Topological valley Hall edge solitons in photonics
Diffraction is a natural property of light beams. It allows light to bend around obstacles. Because light serves as a carrier of information, some of the distorting effects of diffraction must be mitigated for many technological applications. Topological insulators, first unveiled in condensed matter physics, have attracted interest for over a decade. A photonic topological insulator can help ensure consistent propagation of a light beam along its edges. Robust photonic edge states are key to developing on-chip photonic technology.
While a photonic topological insulator can secure an edge state and prevent it from radiating into the bulk of the insulator, the edge state can still broaden or spread along the edge of the insulator, due to diffraction during propagation. To solve this problem, nonlinearity is introduced into the photonics topological insulator to construct a topological edge soliton. A soliton is a solitary wave that maintains its shape during propagation, due to a balance of diffraction and nonlinear self-action. The resultant soliton inherits the topological protection of its corresponding linear topological edge state.
Topological edge solitons can effectively prevent the diffraction and radiation problems of light beams. To date, they have mostly been investigated in photonic topological insulators with broken time-reversal symmetry, which is strongly dependent on an applied magnetic field. However, photonic systems are naturally insensitive to magnetic fields, so elaborate designs for waveguide structures are often required, posing challenges both in theoretical design and experimental implementation.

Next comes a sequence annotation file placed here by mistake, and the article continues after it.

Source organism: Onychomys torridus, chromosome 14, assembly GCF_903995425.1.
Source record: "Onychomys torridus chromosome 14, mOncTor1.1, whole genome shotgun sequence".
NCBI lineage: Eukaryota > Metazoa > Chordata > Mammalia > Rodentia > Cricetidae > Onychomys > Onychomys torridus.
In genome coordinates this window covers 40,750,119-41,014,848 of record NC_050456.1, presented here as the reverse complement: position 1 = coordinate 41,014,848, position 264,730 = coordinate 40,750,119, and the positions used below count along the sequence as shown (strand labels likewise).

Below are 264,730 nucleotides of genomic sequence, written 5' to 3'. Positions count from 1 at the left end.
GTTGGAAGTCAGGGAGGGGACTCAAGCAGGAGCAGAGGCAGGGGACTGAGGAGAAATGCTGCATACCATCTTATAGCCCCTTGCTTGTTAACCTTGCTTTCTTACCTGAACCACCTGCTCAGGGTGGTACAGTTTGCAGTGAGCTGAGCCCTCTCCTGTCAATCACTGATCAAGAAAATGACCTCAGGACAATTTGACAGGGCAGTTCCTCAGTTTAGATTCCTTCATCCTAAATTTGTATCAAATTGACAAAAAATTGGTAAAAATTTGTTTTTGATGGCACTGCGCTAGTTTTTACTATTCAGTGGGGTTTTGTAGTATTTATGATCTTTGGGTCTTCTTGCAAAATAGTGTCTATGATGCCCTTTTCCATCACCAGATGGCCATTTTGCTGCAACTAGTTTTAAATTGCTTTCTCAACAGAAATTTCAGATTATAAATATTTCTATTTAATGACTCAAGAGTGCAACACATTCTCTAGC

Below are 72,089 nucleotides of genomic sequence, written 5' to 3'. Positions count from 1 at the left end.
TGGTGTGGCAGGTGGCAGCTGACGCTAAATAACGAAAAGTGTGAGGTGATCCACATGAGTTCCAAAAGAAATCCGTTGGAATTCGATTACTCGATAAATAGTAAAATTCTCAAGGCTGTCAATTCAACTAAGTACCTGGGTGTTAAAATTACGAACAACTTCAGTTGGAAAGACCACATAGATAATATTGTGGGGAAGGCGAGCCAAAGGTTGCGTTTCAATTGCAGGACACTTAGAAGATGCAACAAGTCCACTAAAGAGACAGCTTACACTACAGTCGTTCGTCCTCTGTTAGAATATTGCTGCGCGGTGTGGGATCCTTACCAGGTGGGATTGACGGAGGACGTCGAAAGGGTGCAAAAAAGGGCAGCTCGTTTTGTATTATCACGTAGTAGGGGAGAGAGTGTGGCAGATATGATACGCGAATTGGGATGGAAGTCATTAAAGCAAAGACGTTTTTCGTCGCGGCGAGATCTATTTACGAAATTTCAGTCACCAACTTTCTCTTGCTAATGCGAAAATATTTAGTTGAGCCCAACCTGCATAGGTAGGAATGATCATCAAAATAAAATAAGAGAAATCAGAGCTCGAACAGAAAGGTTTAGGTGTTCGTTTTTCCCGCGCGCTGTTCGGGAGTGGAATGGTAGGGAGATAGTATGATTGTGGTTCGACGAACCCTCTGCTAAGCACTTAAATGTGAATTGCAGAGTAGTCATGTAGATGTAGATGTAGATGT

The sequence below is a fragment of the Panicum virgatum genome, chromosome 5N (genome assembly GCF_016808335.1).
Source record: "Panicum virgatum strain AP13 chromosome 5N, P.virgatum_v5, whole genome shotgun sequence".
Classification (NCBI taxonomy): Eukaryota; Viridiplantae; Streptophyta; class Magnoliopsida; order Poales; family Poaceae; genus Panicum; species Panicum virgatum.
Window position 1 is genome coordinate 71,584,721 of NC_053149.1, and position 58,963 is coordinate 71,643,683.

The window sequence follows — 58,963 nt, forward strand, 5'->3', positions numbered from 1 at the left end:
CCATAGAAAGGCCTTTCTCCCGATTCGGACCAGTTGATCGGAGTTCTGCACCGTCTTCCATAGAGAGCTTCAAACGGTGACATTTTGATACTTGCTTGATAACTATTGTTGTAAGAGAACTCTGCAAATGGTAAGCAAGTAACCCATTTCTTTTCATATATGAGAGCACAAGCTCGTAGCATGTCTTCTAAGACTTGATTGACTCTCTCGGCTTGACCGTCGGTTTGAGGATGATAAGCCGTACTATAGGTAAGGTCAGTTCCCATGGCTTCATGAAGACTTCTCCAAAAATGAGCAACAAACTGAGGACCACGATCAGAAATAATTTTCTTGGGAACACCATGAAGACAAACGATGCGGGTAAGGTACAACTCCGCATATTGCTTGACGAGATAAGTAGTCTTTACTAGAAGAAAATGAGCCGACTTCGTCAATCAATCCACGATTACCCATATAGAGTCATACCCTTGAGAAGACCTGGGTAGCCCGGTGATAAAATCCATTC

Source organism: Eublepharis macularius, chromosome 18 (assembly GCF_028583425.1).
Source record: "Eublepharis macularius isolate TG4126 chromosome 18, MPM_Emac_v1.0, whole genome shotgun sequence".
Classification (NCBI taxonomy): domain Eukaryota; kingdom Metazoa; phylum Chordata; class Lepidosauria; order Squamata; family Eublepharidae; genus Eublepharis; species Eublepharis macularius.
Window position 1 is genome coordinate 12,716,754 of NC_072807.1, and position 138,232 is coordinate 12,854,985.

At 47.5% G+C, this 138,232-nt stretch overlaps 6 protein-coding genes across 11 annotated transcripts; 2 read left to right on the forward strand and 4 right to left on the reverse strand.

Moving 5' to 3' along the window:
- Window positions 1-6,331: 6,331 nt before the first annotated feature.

As reported in Advanced Photonics, a research team from Xi'an Jiaotong University and Nankai University, China, recently discovered a novel kind of topological edge soliton that is independent of magnetic field. Using nonlinear photorefractive lattices, they harness the valley Hall effect, which occurs as a result of adjustments to refractive indices in a composite lattice structure. The "valley" is a region in the band structure of the lattice. If the symmetry of the lattice is preserved, a Dirac cone with its characteristic hour-glass shape can be generated. By adjusting the composite lattice symmetry spatially, the researchers produce the wing-like, tilted shape of a type-II Dirac cone. These cones have dispersion properties that differ according to the direction of measurement, and they allow quasiparticle-mediated phenomena for which analogies do not exist in high-energy or condensed-matter physics. The valley Hall edge soliton inherits its topological protection from its linear counterpart and does not require any external magnetic field. The result is a light beam that is robust, localized, and maintains its shape during propagation over distance.
Corresponding author Yiqi Zhang of Xi'an Jiaotong University's School of Electronic Science and Engineering says, "This work provides a new approach for spatial manipulation of topological edge states. The results of our research suggest that the interplay of different physical mechanisms may bring new possibilities in developing photonic techniques." The authors believe that the demonstrated approach may have potential applications in the development of future photonic chips. Apart from its potential application, the discovery may also contribute to deepening the collective understanding of extraordinary physical quasiparticles, such as Lorentz-violating type-II Dirac/Weyl fermions.
Read the open access article "Nonlinear topological valley Hall edge states arising from type-II Dirac cones," by Hua Zhong, Shiqi Xia, et al., Adv. Photonics 3(5), 056001 (2021), doi 10.1117/1.AP.3.5.056001.
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